My journey as a long distance runner who started the sport later in life.
My screaming in the park set people in motion. A man crossed the street to come to my aid, and he shepherded me across the street, blocking traffic like a pro. In the distance on a side street I saw a blonde woman emerge from her gated garden. It was my boss, coming out to find the source of the commotion. She quickly motioned us to her house and the man complied and helped me to get there. He was calling a Cruz Rosa ambulance on my behalf. She was getting ice and trying to dial my husband. Concerned onlookers were stopping by at the gate to see if I was okay, but I noticed it was only men. The women and the boxer never passed by to see how I was. I suppose they already knew the answer.
I was still freaking out at the appearance of my hand. I was now in pain and I could feel it getting worse. I was saying, “Fingers aren’t supposed to do that,” with regularity through my sobs. I wanted to know why it was taking so long to get medical help. I wanted to know where my husband was. In my head everything was taking far too long and my hand was at risk of becoming permanently and irreparably damaged. Didn’t someone qualified need to put the pieces back together?
When the medics arrived they took a quick look and left the house again. There seemed to be confusion as to whether our major medical insurance would cover their services. I was worried that they were going to leave without helping to stabilize my hand. They returned with a thick blue foam brace and clamped it over my hand, leaving my middle finger painfully pinned over the top of my index finger. That was not what I had in mind. I wanted less pain, not more pain. How I was feeling didn’t seem that important to anyone. My husband was ready to load me into our van, but the medics said it would be better to put me in the ambulance, so in we went. My kids stayed behind with our boss, taking part in a wonderful game of “Find the Cats.” We were so grateful that we didn’t have to drag a 4-year-old and a 2-year-old to the hospital with us.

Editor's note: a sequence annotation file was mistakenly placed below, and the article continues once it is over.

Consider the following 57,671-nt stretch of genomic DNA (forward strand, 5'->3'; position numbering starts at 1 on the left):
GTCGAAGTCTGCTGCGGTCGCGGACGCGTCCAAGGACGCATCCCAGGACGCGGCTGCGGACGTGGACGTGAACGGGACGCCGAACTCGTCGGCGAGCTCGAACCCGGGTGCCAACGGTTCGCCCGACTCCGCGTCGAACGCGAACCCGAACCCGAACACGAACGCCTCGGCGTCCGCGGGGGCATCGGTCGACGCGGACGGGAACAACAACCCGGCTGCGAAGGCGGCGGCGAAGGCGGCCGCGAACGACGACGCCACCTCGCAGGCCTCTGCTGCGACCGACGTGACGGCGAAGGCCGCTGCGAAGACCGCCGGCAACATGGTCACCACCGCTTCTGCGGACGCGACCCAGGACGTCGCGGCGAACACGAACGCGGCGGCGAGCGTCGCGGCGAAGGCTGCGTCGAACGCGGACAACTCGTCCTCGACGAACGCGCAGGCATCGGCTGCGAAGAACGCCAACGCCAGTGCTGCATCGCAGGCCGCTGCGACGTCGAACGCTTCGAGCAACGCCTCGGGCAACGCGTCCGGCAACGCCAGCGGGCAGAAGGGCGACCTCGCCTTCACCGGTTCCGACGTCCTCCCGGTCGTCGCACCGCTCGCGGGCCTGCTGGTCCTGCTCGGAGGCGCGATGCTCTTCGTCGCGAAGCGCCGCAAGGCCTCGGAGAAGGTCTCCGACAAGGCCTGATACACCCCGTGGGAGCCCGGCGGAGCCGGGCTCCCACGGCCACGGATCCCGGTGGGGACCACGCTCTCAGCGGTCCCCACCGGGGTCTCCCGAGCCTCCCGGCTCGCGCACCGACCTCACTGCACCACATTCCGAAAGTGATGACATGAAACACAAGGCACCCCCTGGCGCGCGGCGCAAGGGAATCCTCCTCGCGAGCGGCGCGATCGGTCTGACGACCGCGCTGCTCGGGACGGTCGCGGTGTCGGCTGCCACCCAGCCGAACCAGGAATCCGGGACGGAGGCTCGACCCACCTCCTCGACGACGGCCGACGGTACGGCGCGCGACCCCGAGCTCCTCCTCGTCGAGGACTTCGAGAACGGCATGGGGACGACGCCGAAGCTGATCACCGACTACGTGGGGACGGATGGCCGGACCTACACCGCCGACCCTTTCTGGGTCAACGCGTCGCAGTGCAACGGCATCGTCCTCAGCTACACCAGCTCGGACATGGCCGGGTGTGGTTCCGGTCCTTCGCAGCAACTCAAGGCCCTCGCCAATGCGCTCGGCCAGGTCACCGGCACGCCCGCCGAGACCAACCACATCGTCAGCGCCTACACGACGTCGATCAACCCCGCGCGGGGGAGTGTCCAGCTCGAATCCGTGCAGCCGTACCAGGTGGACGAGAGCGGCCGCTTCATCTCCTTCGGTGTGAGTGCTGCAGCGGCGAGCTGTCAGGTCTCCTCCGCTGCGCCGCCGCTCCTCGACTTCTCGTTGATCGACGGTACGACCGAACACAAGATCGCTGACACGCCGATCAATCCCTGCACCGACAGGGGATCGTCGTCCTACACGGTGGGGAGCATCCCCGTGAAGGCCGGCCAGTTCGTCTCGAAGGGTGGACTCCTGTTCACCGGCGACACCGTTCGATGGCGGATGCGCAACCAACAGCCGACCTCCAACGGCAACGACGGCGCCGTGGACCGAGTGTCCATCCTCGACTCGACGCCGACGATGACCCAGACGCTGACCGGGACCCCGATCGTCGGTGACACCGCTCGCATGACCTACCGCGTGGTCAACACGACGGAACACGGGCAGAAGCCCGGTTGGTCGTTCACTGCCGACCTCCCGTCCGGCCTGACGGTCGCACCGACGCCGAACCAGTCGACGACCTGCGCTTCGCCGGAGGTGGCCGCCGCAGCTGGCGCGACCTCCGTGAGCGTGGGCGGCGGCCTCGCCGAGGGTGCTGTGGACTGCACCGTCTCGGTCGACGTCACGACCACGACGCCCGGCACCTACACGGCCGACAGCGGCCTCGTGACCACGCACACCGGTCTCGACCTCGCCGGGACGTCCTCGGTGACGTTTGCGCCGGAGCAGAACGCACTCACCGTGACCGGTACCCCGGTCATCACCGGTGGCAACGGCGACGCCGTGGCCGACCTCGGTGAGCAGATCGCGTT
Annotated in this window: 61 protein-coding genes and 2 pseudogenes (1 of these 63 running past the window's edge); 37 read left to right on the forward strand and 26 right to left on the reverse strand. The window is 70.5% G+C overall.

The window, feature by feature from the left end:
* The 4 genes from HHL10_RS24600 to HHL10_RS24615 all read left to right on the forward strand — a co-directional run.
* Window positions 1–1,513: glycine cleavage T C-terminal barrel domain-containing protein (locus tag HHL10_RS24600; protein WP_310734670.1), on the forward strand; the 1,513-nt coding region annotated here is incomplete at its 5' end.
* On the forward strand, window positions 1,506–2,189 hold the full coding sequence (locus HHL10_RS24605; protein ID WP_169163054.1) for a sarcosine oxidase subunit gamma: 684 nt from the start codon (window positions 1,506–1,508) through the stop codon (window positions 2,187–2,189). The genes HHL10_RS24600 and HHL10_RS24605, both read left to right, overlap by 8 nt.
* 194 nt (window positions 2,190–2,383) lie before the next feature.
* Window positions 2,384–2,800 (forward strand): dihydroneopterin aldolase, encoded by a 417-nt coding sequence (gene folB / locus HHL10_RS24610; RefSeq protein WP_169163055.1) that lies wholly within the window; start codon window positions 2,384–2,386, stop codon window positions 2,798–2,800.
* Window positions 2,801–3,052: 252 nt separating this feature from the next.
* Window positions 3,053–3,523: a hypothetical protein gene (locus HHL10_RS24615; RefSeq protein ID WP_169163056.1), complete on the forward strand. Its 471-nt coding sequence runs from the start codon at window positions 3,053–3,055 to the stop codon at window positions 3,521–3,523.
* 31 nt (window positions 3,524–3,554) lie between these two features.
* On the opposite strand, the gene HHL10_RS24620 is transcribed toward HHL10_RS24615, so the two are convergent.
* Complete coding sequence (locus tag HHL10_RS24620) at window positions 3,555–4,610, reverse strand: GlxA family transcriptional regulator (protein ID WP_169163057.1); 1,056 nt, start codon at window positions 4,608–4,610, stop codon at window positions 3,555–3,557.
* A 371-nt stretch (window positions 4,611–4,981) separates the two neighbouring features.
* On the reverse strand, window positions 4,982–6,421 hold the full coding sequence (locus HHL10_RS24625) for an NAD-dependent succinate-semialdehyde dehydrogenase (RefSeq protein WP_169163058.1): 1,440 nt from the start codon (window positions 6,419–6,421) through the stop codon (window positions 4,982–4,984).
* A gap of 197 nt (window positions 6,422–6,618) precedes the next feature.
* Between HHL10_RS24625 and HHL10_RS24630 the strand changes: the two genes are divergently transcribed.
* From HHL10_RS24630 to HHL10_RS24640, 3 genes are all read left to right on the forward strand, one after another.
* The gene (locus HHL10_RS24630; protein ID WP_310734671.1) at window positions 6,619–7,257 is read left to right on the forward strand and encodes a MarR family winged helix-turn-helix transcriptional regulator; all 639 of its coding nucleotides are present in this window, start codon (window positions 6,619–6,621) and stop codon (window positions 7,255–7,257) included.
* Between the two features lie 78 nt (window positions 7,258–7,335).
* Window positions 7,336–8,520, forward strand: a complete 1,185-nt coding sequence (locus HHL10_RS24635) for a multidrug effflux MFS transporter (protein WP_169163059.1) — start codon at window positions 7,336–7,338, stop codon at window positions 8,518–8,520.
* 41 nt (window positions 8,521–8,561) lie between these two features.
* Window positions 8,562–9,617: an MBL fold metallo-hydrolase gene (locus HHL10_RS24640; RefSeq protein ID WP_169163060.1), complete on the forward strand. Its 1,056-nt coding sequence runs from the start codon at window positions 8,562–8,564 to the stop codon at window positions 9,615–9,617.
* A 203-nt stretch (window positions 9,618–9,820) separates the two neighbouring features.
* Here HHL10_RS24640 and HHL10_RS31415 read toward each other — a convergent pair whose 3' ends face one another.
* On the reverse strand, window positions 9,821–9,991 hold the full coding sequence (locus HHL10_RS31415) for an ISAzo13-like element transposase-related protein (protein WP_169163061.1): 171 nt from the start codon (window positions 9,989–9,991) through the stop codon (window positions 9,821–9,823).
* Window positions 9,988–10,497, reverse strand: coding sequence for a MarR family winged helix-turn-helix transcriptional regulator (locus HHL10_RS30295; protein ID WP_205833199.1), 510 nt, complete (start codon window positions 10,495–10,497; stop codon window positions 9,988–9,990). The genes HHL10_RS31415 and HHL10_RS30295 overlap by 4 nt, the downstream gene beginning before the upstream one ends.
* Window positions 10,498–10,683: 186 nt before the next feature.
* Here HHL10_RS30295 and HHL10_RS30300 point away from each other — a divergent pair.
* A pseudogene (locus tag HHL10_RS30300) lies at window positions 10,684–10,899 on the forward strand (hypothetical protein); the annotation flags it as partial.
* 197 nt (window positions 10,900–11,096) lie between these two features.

I was lying on a gurney facing the back of the ambulance with the female medic sitting beside me. My husband was up front with the driver and he said it was cool to see the cars pulling over and runing all the red lights. It was a very bumpy ride and each bump made my painful fingers sing. Was anyone ever going to put me out of my misery? I looked at the female medic and she had a needle to put in an intravenous line. I told her I didn’t want her to put it in because the vehicle was moving so erratically. She told me it would make life easier at the hospital. I said, “Fine, do it,” and proceeded to watch, as I usually do. She told me not to watch, so I complied and looked away. After it was done she spent several minutes sopping up my blood. It was not a clean process in a moving vehicle.
The driver almost took us to the wrong hospital based on the instructions of the good samaritan who had helped me to cross the street. He had a surgeon friend at Doctors Hospital and was determined to get us to go there. It was a good thing my husband was along to set the driver straight. After a few retornos we were on our way to Hospital San Jose. As I watched through the back I could tell we were driving in circles for a bit. It seemed like we would never arrive and I was still in so much pain.